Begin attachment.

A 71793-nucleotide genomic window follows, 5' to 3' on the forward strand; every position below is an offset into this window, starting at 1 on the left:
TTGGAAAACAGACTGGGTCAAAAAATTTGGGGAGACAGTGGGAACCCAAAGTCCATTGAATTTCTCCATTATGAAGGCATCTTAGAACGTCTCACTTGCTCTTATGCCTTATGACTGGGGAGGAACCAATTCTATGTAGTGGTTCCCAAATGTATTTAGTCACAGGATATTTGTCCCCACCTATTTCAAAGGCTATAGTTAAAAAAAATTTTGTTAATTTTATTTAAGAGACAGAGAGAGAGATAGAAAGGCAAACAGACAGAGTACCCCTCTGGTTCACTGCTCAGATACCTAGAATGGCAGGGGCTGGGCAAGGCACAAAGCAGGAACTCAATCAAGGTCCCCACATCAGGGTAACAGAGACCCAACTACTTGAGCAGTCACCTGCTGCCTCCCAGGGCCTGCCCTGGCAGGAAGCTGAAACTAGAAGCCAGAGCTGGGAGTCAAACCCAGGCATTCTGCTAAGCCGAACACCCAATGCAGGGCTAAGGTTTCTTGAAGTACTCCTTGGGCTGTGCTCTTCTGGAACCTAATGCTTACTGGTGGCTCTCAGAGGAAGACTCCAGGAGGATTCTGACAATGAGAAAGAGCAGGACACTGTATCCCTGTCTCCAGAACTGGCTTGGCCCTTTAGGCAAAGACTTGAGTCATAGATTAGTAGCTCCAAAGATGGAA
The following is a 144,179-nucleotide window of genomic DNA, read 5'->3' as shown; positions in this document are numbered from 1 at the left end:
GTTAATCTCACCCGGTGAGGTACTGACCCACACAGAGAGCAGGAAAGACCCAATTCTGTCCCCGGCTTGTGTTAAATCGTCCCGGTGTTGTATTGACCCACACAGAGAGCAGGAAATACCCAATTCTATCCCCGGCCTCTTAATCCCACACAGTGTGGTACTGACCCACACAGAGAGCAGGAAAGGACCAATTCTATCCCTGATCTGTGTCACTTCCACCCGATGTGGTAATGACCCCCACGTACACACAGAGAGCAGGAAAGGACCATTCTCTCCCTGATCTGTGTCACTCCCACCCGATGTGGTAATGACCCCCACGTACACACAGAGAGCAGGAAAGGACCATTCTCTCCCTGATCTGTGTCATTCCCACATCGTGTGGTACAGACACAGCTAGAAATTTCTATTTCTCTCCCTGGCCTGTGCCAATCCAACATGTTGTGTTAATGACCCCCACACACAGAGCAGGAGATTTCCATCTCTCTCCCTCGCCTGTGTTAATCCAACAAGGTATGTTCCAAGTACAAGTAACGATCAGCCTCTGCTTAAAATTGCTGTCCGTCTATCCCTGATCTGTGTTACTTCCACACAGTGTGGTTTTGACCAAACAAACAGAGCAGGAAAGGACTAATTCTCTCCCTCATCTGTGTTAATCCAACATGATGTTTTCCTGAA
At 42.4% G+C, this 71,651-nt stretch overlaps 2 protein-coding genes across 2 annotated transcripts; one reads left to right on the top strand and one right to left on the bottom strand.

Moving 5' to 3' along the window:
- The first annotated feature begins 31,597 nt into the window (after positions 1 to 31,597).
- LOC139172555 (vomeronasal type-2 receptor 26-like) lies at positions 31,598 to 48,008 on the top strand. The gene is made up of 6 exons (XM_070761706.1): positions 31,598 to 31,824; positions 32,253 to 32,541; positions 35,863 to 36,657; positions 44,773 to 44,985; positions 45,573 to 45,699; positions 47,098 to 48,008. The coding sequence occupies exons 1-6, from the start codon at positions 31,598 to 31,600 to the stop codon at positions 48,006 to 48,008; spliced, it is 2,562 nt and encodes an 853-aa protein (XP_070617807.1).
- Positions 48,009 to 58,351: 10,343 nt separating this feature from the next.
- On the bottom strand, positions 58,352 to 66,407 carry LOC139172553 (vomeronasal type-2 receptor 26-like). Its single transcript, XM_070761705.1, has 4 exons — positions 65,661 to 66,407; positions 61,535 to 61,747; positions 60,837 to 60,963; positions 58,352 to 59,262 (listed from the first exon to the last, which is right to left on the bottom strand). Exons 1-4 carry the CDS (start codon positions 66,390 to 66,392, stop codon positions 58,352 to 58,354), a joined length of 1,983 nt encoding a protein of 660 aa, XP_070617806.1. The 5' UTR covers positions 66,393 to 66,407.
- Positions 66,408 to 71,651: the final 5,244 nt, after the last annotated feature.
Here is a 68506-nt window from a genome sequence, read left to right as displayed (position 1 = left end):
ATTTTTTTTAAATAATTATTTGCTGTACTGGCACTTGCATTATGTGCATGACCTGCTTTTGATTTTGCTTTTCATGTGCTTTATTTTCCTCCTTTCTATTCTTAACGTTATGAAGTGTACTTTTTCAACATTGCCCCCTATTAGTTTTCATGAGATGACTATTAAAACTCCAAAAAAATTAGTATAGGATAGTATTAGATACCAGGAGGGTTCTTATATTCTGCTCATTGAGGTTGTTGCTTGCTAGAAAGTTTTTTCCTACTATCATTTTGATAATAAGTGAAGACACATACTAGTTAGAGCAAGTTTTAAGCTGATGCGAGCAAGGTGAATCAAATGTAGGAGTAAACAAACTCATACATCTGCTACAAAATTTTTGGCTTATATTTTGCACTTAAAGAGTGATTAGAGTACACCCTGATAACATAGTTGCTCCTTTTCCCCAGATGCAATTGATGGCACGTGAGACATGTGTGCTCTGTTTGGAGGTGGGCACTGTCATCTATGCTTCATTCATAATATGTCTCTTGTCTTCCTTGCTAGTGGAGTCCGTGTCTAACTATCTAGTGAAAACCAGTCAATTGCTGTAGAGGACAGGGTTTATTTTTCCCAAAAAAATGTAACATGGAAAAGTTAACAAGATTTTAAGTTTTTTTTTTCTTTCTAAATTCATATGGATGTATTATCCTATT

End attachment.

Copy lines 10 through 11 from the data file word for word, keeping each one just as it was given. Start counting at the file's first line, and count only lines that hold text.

- On the bottom strand, positions 58,352 to 66,407 carry LOC139172553 (vomeronasal type-2 receptor 26-like). Its single transcript, XM_070761705.1, has 4 exons — positions 65,661 to 66,407; positions 61,535 to 61,747; positions 60,837 to 60,963; positions 58,352 to 59,262 (listed from the first exon to the last, which is right to left on the bottom strand). Exons 1-4 carry the CDS (start codon positions 66,390 to 66,392, stop codon positions 58,352 to 58,354), a joined length of 1,983 nt encoding a protein of 660 aa, XP_070617806.1. The 5' UTR covers positions 66,393 to 66,407.
- Positions 66,408 to 71,651: the final 5,244 nt, after the last annotated feature.